You know those days where you think to yourself: “Child…today is the day. I’m going to kill you.”? I don’t mean literally, so please don’t call CPS on me. But it’s that exasperated thought that only comes after the 8th temper tantrum in a row while out in public, after you’ve tried quiet-time, nap-time, “any-time-you-can-think-of-to-quiet-this-kid-down” time, after your kid has (after performing an adorably hammy routine at dinnertime) deliberately picked up a fistfull of food – and flung it in your face. Yeah, that thought that comes after all of that.
…Cause I’ll tell ya, mommy didn’t get a naptime today either, and she’s not diggin’ it.
Lord oh lord, it was the day of days. We have officially hit the “terrible two’s.”
You know that blog post I did a couple weeks ago, where I mentioned that I told a mom I worked with that I thought she was doing a really good job, after watching her teenage daughter throw an enormous temper tantrum? Thankfully, that kindness was returned to me amidst the madness. During lunch out, a man had been watching me attempt to patiently deal with K’s numerous tantrums and eventual lobbing of his water bottle over the banister of the outdoor patio we were on (and into the adjacent river); he told me what I had told this other mom, which was that I was a good mom and doing a good job. He then shared an anecdote with me about raising children and grandchildren of his own. It was very nice and I’m sure he knows how appreciated it was, because the timing was impeccable.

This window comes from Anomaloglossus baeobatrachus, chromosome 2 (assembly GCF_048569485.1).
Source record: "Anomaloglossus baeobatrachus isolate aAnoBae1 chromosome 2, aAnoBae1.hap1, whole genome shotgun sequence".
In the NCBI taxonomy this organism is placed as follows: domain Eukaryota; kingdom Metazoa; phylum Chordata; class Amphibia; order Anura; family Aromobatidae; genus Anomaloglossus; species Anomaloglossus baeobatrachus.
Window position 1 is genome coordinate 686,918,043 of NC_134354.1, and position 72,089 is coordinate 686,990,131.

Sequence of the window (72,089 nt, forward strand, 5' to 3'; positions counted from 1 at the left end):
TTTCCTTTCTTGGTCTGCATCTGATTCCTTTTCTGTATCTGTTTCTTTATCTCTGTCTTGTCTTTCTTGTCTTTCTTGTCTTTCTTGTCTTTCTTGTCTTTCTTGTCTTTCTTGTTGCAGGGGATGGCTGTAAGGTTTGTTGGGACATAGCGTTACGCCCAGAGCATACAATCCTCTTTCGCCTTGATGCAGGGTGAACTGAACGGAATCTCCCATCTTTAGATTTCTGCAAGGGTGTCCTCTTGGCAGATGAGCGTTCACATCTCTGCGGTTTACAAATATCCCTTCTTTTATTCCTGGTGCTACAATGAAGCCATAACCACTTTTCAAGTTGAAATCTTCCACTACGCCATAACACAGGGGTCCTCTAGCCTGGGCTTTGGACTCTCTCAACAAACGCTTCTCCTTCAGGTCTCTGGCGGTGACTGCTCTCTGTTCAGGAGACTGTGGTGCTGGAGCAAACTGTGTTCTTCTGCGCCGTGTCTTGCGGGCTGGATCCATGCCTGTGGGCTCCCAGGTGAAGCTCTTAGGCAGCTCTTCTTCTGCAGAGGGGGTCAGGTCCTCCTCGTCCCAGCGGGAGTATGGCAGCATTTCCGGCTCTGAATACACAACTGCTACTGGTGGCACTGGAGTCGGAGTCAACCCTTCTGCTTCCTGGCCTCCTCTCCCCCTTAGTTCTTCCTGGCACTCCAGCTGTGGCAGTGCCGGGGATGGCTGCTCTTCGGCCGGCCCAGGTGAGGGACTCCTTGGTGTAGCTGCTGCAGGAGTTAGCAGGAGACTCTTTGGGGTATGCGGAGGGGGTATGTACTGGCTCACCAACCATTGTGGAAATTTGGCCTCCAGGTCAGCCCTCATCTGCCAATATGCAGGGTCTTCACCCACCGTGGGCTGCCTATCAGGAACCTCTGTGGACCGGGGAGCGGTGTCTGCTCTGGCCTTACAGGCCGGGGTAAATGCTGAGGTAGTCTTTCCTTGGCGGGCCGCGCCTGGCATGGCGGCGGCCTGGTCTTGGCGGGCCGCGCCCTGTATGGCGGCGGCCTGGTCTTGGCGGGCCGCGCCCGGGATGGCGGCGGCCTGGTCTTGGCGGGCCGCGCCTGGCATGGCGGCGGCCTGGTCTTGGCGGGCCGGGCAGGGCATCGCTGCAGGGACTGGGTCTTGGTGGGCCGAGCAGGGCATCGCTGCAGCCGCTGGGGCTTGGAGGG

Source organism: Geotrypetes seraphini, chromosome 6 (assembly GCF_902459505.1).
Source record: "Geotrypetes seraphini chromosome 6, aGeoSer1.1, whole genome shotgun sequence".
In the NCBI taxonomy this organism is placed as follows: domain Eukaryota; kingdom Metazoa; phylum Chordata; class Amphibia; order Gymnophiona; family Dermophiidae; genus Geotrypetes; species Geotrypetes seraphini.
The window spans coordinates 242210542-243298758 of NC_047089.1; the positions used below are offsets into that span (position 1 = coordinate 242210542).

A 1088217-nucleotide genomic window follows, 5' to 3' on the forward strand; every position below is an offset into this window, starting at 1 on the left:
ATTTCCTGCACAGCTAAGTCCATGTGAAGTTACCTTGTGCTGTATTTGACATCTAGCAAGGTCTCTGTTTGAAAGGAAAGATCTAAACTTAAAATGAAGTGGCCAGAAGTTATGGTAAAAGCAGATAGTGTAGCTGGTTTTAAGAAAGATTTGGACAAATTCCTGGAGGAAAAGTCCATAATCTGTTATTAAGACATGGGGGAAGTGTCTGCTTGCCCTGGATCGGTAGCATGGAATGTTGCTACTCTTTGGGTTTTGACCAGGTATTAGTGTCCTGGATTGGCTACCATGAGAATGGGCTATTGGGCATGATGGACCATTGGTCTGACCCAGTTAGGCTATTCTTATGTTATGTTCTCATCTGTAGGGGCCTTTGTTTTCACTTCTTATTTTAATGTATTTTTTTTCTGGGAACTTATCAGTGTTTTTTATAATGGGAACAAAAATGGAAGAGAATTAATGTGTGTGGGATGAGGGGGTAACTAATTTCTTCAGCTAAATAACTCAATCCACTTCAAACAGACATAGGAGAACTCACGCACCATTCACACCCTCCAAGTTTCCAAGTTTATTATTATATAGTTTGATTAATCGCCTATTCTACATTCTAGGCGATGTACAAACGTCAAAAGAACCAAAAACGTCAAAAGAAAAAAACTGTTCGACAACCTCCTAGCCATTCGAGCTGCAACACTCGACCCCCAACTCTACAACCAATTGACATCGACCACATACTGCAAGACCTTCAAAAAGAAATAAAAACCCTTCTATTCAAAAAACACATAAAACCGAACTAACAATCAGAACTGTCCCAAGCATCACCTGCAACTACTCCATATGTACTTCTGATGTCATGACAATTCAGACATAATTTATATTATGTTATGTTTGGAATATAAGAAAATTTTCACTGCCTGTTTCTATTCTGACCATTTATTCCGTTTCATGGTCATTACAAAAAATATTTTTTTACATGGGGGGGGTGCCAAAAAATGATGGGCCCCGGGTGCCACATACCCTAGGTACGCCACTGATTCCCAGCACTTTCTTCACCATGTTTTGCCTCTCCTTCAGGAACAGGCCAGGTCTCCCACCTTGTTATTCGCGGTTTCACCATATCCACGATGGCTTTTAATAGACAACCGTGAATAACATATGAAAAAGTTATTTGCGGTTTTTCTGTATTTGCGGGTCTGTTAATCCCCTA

Some days, toddlers are hard.
I try very hard to be patient, and I think I can often achieve this end. Some days though, this is an easier task than others. And some days, like today, you pick your child up, put him up over your shoulder (or under your arm, or whatever your mode of transportation is for a tantruming 32-pound human being), bring him outside, and let him sit on a stool and have a fit while you sit next to him and wait for the storm to pass. Then you ask him if shrieking, or talking like a big boy will fix the situation. He sits and looks at you, eventually shakes his head no, sighs a little two-year-old upset sigh, and asks to go back inside the cafe.
And you do the whole routine again until finally you realize it’s time to just pack it up and go home.
Tonight, he went to bed at 6:30pm after the food-flinging episode. And I bet, because he’s so worn out from all of the fit-pitching, he’ll sleep till 7am.
Some days, as hard as it is being a mom, I have to remind myself that it’s also hard being a toddler. I’d probably be frustrated too if I couldn’t communicate exactly what I wanted to.
So, if anyone wants to share their “difficult toddler moments,” go for it 🙂 Honestly, K is a really good boy so I don’t feel like I can complain too much, but I’ll tell you, today was a challenge…